Malaysia Country Report
Following the conclusion of the 14th general election, Malaysia's government changed for the first time in 61 years. Prime Minister Mahathir Mohamad's coalition government holds simple parliamentary majority with 113 of 222 seats. The new government will probably remain stable until a by-election is expected to be triggered for the prime-minister-in waiting, Anwar Ibrahim. The new government is currently implementing its 100-day programme that involved repealing the goods and services tax. Contract reviews, particularly in large infrastructure, are highly likely.
Transport, power, and telecommunications infrastructure is of very high standard, particularly in Peninsular Malaysia. The quality of labour is generally high, but there is a shortage of highly skilled workers. Although there are ongoing high-level corruption investigations involving politicians and their relatives, particularly against former prime minister Najib Razak, corruption in Malaysia generally poses a lower risk to business compared with other Southeast Asian countries except Singapore. However, the presence of major government-linked corporations in sectors such as transport, utilities, and banking will probably crowd out private companies. The bureaucracy poses no major obstacle to business operations.
A grenade attack on a Puchong nightclub near Kuala Lumpur in June 2016 was the first time in several decades that terrorists successfully carried out an operation in Peninsular Malaysia. The attack was notable because it was carried out under the instruction of a Malaysian fighting for the Islamic State in Syria. Malaysian Islamic State fighters appear to be intensifying their efforts to urge their compatriots to carry out domestic attacks, thereby increasing the risk of further low-capability attacks. However, the risk is mitigated by a highly effective counter-terrorism police and detention of individuals accused of recruiting members for terrorism across social media platforms.
Malaysia will probably pursue a diplomatic resolution in the long-running territorial dispute in the South China Sea, which involves Brunei, China, the Philippines, Taiwan, and Vietnam. However, Malaysia will probably change the name of its part of South China Sea to reflect its sovereignty over the part, as has been done by other Southeast Asian countries. Although China and Malaysia will probably seek to avoid direct military confrontation, the increased presence of Chinese coastguard and fishing vessels in close proximity to Malaysian forces will increase the risk of limited maritime confrontations, involving the firing of water cannon, ramming, and even exchanges of gunfire.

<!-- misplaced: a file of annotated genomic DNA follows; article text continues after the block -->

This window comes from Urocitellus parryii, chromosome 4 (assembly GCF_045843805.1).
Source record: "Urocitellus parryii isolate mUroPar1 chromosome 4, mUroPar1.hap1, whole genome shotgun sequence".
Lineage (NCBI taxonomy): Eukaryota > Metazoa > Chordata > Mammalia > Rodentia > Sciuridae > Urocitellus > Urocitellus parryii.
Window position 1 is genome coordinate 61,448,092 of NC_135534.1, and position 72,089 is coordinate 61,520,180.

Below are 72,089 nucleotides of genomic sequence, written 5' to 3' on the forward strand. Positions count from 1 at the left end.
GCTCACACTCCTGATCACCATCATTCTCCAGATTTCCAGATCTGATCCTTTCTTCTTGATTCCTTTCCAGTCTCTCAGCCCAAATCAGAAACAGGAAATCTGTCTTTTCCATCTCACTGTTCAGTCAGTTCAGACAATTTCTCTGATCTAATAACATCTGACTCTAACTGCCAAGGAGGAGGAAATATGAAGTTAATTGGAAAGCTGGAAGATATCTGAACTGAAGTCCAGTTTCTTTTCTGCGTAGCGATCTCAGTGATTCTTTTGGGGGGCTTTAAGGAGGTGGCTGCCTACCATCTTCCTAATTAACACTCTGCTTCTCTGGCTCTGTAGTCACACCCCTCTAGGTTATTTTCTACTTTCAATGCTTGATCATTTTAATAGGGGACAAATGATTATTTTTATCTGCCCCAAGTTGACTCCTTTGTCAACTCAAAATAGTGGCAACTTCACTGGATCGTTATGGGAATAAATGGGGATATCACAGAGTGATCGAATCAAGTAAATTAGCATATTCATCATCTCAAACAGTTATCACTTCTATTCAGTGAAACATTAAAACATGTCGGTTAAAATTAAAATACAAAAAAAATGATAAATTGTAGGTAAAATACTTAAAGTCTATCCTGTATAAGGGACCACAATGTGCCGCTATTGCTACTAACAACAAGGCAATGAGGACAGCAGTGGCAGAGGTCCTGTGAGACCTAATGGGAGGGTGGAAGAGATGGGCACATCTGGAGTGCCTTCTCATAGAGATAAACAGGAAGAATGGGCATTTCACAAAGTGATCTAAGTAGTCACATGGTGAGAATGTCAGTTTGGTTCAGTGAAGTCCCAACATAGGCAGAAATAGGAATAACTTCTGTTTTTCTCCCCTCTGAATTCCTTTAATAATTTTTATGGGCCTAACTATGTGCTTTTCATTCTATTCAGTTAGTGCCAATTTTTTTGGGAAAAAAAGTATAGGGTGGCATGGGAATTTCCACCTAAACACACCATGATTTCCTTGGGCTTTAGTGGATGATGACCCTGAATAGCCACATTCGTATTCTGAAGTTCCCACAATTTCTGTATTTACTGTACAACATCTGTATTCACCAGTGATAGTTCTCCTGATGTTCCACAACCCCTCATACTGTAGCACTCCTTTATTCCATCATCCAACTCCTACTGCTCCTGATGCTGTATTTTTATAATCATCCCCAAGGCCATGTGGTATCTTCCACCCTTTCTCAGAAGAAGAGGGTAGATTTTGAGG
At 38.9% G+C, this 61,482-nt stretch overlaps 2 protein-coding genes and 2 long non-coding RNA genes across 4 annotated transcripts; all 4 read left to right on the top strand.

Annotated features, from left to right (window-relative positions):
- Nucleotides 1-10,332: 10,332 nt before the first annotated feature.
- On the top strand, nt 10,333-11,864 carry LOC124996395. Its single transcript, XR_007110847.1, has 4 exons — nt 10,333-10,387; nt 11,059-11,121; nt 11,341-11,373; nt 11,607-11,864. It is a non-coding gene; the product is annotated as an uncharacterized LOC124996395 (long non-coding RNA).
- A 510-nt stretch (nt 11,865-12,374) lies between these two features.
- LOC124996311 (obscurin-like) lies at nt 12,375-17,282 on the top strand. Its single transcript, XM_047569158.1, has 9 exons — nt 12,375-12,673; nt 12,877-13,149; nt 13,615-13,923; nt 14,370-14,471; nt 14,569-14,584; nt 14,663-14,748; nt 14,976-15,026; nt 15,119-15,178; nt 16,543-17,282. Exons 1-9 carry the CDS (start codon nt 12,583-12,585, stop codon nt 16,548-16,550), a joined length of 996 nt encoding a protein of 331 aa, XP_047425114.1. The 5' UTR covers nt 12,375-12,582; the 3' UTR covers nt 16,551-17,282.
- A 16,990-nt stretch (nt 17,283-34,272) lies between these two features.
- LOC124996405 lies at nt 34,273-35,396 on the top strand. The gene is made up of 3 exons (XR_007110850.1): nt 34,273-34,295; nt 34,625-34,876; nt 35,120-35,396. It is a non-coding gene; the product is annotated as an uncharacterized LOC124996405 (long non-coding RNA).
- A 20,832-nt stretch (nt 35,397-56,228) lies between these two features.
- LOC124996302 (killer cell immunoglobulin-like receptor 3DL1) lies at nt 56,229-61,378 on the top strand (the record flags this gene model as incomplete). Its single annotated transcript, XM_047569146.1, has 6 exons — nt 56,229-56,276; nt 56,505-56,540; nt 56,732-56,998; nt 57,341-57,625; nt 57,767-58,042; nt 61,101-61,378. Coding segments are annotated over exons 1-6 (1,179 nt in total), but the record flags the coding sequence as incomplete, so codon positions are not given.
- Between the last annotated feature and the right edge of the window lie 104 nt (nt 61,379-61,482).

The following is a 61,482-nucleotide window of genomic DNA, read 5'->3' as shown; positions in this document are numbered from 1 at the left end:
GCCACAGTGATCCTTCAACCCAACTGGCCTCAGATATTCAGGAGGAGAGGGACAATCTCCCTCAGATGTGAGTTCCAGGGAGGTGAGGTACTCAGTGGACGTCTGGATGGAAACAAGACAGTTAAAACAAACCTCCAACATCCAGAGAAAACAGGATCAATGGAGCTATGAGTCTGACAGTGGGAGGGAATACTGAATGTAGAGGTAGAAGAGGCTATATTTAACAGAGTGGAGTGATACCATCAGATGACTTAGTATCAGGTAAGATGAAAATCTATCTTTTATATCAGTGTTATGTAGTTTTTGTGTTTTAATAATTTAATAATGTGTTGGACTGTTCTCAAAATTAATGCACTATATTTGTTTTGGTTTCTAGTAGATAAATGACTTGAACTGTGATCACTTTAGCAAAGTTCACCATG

Protests over ethnic, political, and religious issues are common, particularly in Kuala Lumpur. Following a change in government in May 2018, the likelihood of protests by opposition groups has declined. However, ethnic groups will probably increase protests – particularly targeting commercial property operated by minority communities – if the government express intent to amend the Bumiputera policy. Labour strikes and protests continue to be rare.
Vaccinations required to enter the country
Proof of vaccination against yellow fever is required for travelers over one year of age arriving from a country with risk of yellow fever (YFV) transmission and for travelers who have been in transit for >12 hours in an airport located in a country with risk of YFV transmission.
Hepatitis A: A vaccine is available for anyone over one year of age. The vaccine may not be effective for certain people, e.g. those born before 1945 and who lived as a child in a developing country and/or have a past history of jaundice (icterus). These people can instead get a shot of immune globulin (IG) to boost their immunity against the disease.
Hepatitis B: A vaccine is available for children at least two months old.
Diphtheria-Tetanus-Polio: A booster shot should be administered if necessary (once every ten years).
Typhoid Fever: If your travels take you to regions with poor sanitary conditions (for children two years old and up).
Rabies: For prolonged stays in an isolated region (for children from when they can walk).
Japanese Encephalitis: For stays of longer than one month in a rural zone during the rainy season (for children over the age of one). The vaccine is administered in a local medical facility.
Malaria: Recommended preventive medication - mefloquine (sometimes marketed as Lariam) or doxycycline (sometimes marketed as Vibramycin).
For Children: All standard childhood immunizations should be up-to-date. In the case of a long stay, the BCG vaccine is recommended for children over one month and the MMR (measles-mumps-rubella) vaccine for children over nine months.
Malaysia is located in an active seismic zone and was hit by the December 2004 tsunami that devastated the region.
Visitors should also be aware that the monsoon season - often responsible for devastating floods - lasts from April until October in the southwest and from October until February in the northeast.
The common practice in nearby Indonesia of burning farmland to make it more fertile has also led to an increase in air pollution in Malaysia, which could harm the health of visitors. Air pollution could also disrupt air travel in the country.
Finally, visitors should be aware that Malaysia is home to one of the highest rates of credit card fraud in the world.
Malaysia's climate is equatorial, hot and humid throughout the year. Rain storms strike regularly and are sometimes violent. Thunderstorms are the most intense between August and November along the western coast and are often accompanied by strong winds. From December until February the east coast is particularly wet, with frequent torrential rains and floods. The temperature of the ocean remains constant throughout the year at 28°C.
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